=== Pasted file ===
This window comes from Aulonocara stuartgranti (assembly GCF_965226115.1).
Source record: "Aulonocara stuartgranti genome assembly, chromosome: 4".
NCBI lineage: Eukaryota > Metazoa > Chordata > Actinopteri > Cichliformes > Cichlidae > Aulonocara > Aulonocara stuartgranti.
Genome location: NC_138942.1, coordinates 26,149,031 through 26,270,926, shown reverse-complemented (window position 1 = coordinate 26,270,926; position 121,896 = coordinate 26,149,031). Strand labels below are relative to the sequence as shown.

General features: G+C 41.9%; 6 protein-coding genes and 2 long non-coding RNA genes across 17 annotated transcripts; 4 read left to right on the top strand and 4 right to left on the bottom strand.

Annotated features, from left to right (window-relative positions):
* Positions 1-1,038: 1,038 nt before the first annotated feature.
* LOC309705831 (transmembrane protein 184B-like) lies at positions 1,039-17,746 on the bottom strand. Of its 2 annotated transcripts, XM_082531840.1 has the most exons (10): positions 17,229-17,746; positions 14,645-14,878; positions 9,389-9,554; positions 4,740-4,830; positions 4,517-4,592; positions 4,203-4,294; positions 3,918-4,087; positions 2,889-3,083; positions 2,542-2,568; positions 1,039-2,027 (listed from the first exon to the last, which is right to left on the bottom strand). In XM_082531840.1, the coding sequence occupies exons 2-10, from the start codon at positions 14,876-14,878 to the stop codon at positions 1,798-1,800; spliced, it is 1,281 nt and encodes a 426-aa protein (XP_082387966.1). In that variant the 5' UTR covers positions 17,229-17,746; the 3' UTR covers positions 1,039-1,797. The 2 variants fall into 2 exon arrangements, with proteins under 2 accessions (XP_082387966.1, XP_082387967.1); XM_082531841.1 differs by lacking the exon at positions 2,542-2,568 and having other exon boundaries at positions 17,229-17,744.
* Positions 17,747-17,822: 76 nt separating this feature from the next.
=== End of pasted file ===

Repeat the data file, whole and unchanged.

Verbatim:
This window comes from Aulonocara stuartgranti (assembly GCF_965226115.1).
Source record: "Aulonocara stuartgranti genome assembly, chromosome: 4".
NCBI lineage: Eukaryota > Metazoa > Chordata > Actinopteri > Cichliformes > Cichlidae > Aulonocara > Aulonocara stuartgranti.
Genome location: NC_138942.1, coordinates 26,149,031 through 26,270,926, shown reverse-complemented (window position 1 = coordinate 26,270,926; position 121,896 = coordinate 26,149,031). Strand labels below are relative to the sequence as shown.

General features: G+C 41.9%; 6 protein-coding genes and 2 long non-coding RNA genes across 17 annotated transcripts; 4 read left to right on the top strand and 4 right to left on the bottom strand.

Annotated features, from left to right (window-relative positions):
* Positions 1-1,038: 1,038 nt before the first annotated feature.
* LOC309705831 (transmembrane protein 184B-like) lies at positions 1,039-17,746 on the bottom strand. Of its 2 annotated transcripts, XM_082531840.1 has the most exons (10): positions 17,229-17,746; positions 14,645-14,878; positions 9,389-9,554; positions 4,740-4,830; positions 4,517-4,592; positions 4,203-4,294; positions 3,918-4,087; positions 2,889-3,083; positions 2,542-2,568; positions 1,039-2,027 (listed from the first exon to the last, which is right to left on the bottom strand). In XM_082531840.1, the coding sequence occupies exons 2-10, from the start codon at positions 14,876-14,878 to the stop codon at positions 1,798-1,800; spliced, it is 1,281 nt and encodes a 426-aa protein (XP_082387966.1). In that variant the 5' UTR covers positions 17,229-17,746; the 3' UTR covers positions 1,039-1,797. The 2 variants fall into 2 exon arrangements, with proteins under 2 accessions (XP_082387966.1, XP_082387967.1); XM_082531841.1 differs by lacking the exon at positions 2,542-2,568 and having other exon boundaries at positions 17,229-17,744.
* Positions 17,747-17,822: 76 nt separating this feature from the next.